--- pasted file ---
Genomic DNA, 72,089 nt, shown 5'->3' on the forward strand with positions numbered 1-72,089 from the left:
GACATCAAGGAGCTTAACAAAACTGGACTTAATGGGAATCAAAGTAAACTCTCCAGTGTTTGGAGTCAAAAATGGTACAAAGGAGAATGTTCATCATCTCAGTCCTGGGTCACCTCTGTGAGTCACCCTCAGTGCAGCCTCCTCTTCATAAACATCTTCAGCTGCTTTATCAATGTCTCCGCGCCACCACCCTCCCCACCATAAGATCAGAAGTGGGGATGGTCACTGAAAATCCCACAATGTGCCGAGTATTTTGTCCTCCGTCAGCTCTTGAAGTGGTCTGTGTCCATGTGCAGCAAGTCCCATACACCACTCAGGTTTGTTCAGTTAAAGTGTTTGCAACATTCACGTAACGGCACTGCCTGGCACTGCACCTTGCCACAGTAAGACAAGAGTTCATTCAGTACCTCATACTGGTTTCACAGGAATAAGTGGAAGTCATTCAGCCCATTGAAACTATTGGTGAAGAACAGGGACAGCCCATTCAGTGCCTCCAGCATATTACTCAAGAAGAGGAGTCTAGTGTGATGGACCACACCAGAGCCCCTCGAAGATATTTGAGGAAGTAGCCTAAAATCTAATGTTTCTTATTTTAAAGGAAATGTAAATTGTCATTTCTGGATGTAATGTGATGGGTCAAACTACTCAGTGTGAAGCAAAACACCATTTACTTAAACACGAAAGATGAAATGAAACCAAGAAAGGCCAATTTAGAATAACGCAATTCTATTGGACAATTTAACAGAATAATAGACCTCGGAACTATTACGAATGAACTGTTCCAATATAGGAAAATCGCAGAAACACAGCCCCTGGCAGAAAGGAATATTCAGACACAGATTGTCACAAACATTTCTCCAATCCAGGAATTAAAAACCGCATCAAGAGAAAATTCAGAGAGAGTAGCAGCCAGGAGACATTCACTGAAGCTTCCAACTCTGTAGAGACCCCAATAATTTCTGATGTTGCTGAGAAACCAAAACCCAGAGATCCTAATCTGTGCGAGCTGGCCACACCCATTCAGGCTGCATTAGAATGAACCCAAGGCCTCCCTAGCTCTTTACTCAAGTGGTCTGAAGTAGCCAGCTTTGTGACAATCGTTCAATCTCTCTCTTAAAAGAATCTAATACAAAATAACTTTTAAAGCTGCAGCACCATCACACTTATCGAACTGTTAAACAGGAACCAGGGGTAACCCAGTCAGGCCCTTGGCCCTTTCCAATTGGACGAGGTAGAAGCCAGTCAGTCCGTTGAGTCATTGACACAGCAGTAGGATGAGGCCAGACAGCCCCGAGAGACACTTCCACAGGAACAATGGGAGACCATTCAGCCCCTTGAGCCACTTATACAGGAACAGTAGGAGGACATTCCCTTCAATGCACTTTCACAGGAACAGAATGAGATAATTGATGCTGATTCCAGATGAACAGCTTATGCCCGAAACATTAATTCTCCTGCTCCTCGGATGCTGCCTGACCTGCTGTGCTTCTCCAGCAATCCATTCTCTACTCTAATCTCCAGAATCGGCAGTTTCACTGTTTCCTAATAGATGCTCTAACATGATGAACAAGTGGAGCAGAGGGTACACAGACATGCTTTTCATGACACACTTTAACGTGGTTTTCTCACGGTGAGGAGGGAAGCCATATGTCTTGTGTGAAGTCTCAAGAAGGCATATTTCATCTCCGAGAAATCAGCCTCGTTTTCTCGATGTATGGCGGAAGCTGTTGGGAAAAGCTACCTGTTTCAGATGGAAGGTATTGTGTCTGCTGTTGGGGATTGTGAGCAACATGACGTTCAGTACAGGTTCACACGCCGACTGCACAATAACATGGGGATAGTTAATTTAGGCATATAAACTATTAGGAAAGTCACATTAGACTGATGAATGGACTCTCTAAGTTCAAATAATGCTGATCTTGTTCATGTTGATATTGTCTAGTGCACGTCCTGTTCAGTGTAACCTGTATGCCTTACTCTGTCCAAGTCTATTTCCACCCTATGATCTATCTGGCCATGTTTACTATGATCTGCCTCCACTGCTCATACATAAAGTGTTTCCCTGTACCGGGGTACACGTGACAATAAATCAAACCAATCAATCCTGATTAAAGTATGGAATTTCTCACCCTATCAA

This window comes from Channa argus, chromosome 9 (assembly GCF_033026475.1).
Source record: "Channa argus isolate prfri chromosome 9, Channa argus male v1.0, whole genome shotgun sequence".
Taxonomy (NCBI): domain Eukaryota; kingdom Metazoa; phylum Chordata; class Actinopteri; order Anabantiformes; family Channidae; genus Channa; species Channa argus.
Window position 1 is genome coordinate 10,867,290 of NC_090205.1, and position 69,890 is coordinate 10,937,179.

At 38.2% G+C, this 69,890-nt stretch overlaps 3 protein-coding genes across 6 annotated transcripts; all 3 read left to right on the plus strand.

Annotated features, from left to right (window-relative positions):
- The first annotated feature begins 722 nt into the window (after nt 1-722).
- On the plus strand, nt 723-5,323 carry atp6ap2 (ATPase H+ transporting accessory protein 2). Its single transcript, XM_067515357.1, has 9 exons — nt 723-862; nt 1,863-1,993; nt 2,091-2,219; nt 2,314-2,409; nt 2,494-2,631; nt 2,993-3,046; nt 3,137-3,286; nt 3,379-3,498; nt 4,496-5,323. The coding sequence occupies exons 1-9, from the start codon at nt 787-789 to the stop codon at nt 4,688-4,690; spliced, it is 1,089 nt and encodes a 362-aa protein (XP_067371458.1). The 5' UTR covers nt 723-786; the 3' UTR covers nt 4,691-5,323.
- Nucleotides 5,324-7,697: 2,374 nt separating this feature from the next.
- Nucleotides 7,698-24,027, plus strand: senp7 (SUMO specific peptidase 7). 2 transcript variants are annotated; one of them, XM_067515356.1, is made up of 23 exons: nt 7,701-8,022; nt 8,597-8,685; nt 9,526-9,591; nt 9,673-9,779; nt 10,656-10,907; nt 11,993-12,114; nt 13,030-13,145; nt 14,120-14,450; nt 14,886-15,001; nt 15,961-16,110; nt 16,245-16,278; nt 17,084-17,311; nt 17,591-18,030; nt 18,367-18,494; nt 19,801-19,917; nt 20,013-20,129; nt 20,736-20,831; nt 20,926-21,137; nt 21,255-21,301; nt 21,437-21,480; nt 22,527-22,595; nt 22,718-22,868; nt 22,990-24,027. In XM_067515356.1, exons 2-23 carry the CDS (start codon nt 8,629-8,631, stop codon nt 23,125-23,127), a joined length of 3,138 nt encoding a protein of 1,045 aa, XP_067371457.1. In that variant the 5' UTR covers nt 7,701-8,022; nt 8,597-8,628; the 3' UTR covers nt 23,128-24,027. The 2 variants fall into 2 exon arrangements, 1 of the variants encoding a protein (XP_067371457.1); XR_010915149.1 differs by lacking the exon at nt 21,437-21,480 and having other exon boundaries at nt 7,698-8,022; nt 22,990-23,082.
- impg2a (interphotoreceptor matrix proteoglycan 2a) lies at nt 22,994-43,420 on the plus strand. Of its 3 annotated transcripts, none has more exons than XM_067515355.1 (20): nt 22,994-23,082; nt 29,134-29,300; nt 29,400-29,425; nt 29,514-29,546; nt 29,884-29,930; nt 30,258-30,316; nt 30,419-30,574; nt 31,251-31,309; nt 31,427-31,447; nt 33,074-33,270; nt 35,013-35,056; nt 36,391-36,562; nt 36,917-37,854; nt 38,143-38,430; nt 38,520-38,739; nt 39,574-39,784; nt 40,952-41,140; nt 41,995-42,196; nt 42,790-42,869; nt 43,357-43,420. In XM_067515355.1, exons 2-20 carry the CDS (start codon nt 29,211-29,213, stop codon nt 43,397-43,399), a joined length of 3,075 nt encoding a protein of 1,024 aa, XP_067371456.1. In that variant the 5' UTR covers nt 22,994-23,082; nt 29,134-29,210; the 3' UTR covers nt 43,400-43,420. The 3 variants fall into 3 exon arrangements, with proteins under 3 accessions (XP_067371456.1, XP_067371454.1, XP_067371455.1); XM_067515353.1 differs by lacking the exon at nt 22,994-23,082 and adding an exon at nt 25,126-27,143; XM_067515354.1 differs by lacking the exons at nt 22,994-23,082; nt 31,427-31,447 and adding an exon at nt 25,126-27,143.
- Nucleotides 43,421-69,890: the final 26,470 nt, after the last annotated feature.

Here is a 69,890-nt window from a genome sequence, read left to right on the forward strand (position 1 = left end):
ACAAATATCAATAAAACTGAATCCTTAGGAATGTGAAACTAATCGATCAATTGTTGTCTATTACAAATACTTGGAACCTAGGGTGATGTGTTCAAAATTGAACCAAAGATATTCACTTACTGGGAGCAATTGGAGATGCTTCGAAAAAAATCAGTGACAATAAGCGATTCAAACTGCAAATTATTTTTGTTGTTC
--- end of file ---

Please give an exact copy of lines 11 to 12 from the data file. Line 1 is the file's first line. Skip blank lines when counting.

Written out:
- Nucleotides 5,324-7,697: 2,374 nt separating this feature from the next.
- Nucleotides 7,698-24,027, plus strand: senp7 (SUMO specific peptidase 7). 2 transcript variants are annotated; one of them, XM_067515356.1, is made up of 23 exons: nt 7,701-8,022; nt 8,597-8,685; nt 9,526-9,591; nt 9,673-9,779; nt 10,656-10,907; nt 11,993-12,114; nt 13,030-13,145; nt 14,120-14,450; nt 14,886-15,001; nt 15,961-16,110; nt 16,245-16,278; nt 17,084-17,311; nt 17,591-18,030; nt 18,367-18,494; nt 19,801-19,917; nt 20,013-20,129; nt 20,736-20,831; nt 20,926-21,137; nt 21,255-21,301; nt 21,437-21,480; nt 22,527-22,595; nt 22,718-22,868; nt 22,990-24,027. In XM_067515356.1, exons 2-23 carry the CDS (start codon nt 8,629-8,631, stop codon nt 23,125-23,127), a joined length of 3,138 nt encoding a protein of 1,045 aa, XP_067371457.1. In that variant the 5' UTR covers nt 7,701-8,022; nt 8,597-8,628; the 3' UTR covers nt 23,128-24,027. The 2 variants fall into 2 exon arrangements, 1 of the variants encoding a protein (XP_067371457.1); XR_010915149.1 differs by lacking the exon at nt 21,437-21,480 and having other exon boundaries at nt 7,698-8,022; nt 22,990-23,082.